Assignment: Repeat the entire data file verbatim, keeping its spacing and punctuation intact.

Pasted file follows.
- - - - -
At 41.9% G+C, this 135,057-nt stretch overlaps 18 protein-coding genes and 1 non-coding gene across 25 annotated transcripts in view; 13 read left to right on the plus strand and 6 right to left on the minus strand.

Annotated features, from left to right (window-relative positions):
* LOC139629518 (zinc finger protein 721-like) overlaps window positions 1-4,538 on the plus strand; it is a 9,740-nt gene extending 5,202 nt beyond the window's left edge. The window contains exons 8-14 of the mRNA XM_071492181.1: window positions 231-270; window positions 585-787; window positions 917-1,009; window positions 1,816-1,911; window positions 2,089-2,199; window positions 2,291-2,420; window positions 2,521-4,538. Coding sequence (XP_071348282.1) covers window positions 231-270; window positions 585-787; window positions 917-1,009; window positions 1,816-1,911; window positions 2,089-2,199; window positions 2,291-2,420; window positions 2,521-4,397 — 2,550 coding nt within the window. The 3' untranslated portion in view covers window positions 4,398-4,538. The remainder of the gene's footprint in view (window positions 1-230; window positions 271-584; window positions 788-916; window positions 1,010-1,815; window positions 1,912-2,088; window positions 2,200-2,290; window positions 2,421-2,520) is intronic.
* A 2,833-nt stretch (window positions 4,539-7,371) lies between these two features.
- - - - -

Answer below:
At 41.9% G+C, this 135,057-nt stretch overlaps 18 protein-coding genes and 1 non-coding gene across 25 annotated transcripts in view; 13 read left to right on the plus strand and 6 right to left on the minus strand.

Annotated features, from left to right (window-relative positions):
* LOC139629518 (zinc finger protein 721-like) overlaps window positions 1-4,538 on the plus strand; it is a 9,740-nt gene extending 5,202 nt beyond the window's left edge. The window contains exons 8-14 of the mRNA XM_071492181.1: window positions 231-270; window positions 585-787; window positions 917-1,009; window positions 1,816-1,911; window positions 2,089-2,199; window positions 2,291-2,420; window positions 2,521-4,538. Coding sequence (XP_071348282.1) covers window positions 231-270; window positions 585-787; window positions 917-1,009; window positions 1,816-1,911; window positions 2,089-2,199; window positions 2,291-2,420; window positions 2,521-4,397 — 2,550 coding nt within the window. The 3' untranslated portion in view covers window positions 4,398-4,538. The remainder of the gene's footprint in view (window positions 1-230; window positions 271-584; window positions 788-916; window positions 1,010-1,815; window positions 1,912-2,088; window positions 2,200-2,290; window positions 2,421-2,520) is intronic.
* A 2,833-nt stretch (window positions 4,539-7,371) lies between these two features.